https://www.readbyqxmd.com/read/27908673/darwin-comes-to-clinic
#8
Arthur L Beaudet
What might be the benefits of whole-genome rather than whole-exome sequencing (WES) for identifying the genetic causes of human disabilities? A recent paper by Doan et al. focuses attention on mutations in human accelerated regions (HARs), a subset of genomic regulatory elements showing accelerated evolution between chimpanzees and humans.
November 28, 2016: Trends in Genetics: TIG
https://www.readbyqxmd.com/read/27908639/animal-models-of-respiratory-syncytial-virus-infection
#9
Geraldine Taylor
Human respiratory syncytial virus (hRSV) is a major cause of respiratory disease and hospitalisation of infants, worldwide, and is also responsible for significant morbidity in adults and excess deaths in the elderly. There is no licensed hRSV vaccine or effective therapeutic agent. However, there are a growing number of hRSV vaccine candidates that have been developed targeting different populations at risk of hRSV infection. Animal models of hRSV play an important role in the preclinical testing of hRSV vaccine candidates and although many have shown efficacy in preclinical studies, few have progressed to clinical trials or they have had only limited success...
November 29, 2016: Vaccine
https://www.readbyqxmd.com/read/27903877/assessing-the-manipulative-potentials-of-monkeys-apes-and-humans-from-hand-proportions-implications-for-hand-evolution
#10
Ming-Jin Liu, Cai-Hua Xiong, Di Hu
The hand structure possesses a greater potential for performing manipulative skills than is typically observed, whether in humans or non-human anthropoids. However, a precise assessment of the potential manipulative skills of hands has been challenging, which hampers our understanding of the evolution of manipulative abilities in anthropoid hands. Here, we establish a functional model to quantitatively infer the manipulative potentials of anthropoid hands based on hand proportions. Our results reveal a large disparity of manipulative potentials among anthropoid hands...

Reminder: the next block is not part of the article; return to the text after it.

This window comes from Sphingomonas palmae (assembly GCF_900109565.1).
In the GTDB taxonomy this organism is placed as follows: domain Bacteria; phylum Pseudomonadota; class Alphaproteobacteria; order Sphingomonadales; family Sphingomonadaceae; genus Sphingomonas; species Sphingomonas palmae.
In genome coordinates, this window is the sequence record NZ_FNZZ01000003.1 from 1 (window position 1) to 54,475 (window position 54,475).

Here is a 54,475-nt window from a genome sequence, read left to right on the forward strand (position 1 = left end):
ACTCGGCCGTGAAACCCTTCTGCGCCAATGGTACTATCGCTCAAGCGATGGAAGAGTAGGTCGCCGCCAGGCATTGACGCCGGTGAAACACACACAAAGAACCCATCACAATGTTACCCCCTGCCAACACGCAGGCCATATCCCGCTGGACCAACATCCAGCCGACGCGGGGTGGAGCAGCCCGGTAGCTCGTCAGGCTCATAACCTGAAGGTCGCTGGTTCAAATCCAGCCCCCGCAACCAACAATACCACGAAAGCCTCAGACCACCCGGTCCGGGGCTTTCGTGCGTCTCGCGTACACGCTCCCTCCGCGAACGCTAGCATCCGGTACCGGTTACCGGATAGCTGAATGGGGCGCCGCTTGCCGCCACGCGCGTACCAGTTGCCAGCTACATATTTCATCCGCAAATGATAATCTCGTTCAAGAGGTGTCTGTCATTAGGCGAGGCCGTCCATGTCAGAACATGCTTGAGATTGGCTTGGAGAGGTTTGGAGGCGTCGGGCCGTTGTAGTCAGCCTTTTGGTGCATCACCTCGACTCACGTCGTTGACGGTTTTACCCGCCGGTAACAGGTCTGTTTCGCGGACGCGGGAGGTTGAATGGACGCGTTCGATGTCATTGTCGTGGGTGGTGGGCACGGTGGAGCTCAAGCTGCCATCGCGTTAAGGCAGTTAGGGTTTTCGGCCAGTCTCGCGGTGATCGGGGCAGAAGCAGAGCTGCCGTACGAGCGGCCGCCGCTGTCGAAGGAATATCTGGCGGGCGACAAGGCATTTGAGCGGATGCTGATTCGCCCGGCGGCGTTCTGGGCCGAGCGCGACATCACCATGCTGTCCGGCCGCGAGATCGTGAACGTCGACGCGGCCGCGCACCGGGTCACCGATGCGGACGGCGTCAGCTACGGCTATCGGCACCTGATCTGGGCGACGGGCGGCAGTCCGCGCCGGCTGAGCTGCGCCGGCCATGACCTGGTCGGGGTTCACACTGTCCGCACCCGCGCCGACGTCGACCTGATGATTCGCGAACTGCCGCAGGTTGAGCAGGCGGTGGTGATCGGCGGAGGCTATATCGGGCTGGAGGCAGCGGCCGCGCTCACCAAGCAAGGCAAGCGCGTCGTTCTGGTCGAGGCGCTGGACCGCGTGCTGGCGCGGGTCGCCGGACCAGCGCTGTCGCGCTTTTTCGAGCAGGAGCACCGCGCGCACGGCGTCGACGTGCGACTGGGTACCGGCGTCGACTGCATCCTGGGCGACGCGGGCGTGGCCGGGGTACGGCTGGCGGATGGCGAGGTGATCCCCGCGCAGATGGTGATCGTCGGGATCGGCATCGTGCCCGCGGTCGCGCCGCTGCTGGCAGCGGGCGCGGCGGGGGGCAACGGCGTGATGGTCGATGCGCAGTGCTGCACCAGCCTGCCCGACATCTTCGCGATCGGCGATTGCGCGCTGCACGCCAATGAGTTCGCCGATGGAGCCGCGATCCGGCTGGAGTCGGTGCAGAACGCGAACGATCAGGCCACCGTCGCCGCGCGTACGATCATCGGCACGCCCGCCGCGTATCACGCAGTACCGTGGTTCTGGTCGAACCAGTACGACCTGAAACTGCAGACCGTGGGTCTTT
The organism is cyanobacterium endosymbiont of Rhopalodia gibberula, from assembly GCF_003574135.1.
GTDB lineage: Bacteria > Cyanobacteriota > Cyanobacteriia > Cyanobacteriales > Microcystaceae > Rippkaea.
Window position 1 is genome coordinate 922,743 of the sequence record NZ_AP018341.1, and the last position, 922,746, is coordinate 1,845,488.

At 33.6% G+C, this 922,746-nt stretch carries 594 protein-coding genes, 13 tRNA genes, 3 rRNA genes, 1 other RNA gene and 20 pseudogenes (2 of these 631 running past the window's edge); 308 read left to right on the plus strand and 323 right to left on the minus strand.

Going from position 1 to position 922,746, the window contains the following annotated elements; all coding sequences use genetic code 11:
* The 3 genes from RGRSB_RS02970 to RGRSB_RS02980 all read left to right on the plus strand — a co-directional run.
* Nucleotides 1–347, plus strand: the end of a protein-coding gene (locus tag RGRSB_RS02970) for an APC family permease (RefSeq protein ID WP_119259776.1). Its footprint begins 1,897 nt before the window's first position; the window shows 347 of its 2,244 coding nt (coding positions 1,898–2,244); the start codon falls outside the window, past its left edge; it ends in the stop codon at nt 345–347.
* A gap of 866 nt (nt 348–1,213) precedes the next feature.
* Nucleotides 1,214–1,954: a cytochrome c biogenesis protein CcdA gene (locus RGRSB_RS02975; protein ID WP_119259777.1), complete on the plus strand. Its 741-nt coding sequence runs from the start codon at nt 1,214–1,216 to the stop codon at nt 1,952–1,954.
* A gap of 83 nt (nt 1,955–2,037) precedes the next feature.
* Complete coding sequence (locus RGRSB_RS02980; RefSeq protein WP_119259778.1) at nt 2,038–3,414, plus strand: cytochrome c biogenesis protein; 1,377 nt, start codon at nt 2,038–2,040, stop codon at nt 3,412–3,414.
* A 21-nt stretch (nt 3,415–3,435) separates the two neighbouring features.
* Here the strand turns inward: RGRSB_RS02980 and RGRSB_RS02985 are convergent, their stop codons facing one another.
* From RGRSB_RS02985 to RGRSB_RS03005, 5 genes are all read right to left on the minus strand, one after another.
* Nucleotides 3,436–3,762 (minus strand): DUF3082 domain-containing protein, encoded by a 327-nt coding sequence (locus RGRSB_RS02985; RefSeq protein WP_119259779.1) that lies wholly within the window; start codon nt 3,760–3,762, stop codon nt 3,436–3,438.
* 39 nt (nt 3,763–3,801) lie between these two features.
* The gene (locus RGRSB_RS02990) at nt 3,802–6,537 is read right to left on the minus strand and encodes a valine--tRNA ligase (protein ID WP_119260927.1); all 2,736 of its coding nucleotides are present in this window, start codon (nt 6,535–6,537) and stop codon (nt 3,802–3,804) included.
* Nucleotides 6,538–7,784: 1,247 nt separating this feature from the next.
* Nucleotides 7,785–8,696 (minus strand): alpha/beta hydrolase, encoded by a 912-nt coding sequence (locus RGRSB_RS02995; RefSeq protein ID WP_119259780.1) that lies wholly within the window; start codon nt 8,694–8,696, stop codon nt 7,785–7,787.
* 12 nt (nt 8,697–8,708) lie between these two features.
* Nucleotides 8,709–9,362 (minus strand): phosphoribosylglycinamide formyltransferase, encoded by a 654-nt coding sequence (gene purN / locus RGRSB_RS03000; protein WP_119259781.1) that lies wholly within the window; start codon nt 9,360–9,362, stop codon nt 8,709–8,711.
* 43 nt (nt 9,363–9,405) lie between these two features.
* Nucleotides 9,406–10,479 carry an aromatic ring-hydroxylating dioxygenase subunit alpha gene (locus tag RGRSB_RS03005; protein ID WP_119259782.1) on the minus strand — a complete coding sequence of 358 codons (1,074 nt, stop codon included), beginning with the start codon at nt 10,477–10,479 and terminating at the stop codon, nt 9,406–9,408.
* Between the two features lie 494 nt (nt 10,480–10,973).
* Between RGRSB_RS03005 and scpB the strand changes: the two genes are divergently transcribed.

November 30, 2016: Proceedings. Biological Sciences
https://www.readbyqxmd.com/read/27902687/limb-bone-structural-proportions-and-locomotor-behavior-in-a-l-288-1-lucy
#11
Christopher B Ruff, M Loring Burgess, Richard A Ketcham, John Kappelman
While there is broad agreement that early hominins practiced some form of terrestrial bipedality, there is also evidence that arboreal behavior remained a part of the locomotor repertoire in some taxa, and that bipedal locomotion may not have been identical to that of modern humans. It has been difficult to evaluate such evidence, however, because of the possibility that early hominins retained primitive traits (such as relatively long upper limbs) of little contemporaneous adaptive significance. Here we examine bone structural properties of the femur and humerus in the Australopithecus afarensis A...
2016: PloS One
https://www.readbyqxmd.com/read/27902685/getting-to-the-bottom-of-face-processing-species-specific-inversion-effects-for-faces-and-behinds-in-humans-and-chimpanzees-pan-troglodytes
#12
Mariska E Kret, Masaki Tomonaga
For social species such as primates, the recognition of conspecifics is crucial for their survival. As demonstrated by the 'face inversion effect', humans are experts in recognizing faces and unlike objects, recognize their identity by processing it configurally. The human face, with its distinct features such as eye-whites, eyebrows, red lips and cheeks signals emotions, intentions, health and sexual attraction and, as we will show here, shares important features with the primate behind. Chimpanzee females show a swelling and reddening of the anogenital region around the time of ovulation...
2016: PloS One
https://www.readbyqxmd.com/read/27900783/chimpanzee-seed-dispersal-in-a-montane-forest-fragment-in-rwanda
#13
Rebecca L Chancellor, Aaron S Rundus, Sylvain Nyandwi
: Primate seed dispersal plays an important role in forest regeneration. It may be particularly important to anthropogenically disturbed habitats such as forest fragments. However, few studies have examined primate seed dispersal in these types of environments. Chimpanzees (Pan troglodytes) are frugivorous and large-bodied, and are therefore able to disperse both large and small seeds, making them an important seed dispersal species. We examined chimpanzee seed dispersal in Gishwati forest, a 14 km(2) montane rainforest fragment in Rwanda...
November 29, 2016: American Journal of Primatology
https://www.readbyqxmd.com/read/27900343/divergence-and-rewiring-of-regulatory-networks-for-neural-development-between-human-and-other-species
#14
COMMENT
Ping Wang, Dejian Zhao, Shira Rockowitz, Deyou Zheng
Neural and brain development in human and other mammalian species are largely similar, but distinct features exist at the levels of macrostructure and underlying genetic control. Comparative studies of epigenetic regulation and transcription factor (TF) binding in humans, chimpanzees, rodents, and other species have found large differences in gene regulatory networks. A recent analysis of the cistromes of REST/NRSF, a critical transcriptional regulator for the nervous system, demonstrated that REST binding to syntenic genomic regions (i...
2016: Neurogenesis (Austin, Tex.)
https://www.readbyqxmd.com/read/27894597/unexpected-cardiac-death-during-anaesthesia-of-a-young-rabbit-associated-with-fibro-fatty-replacement-of-the-right-ventricular-myocardium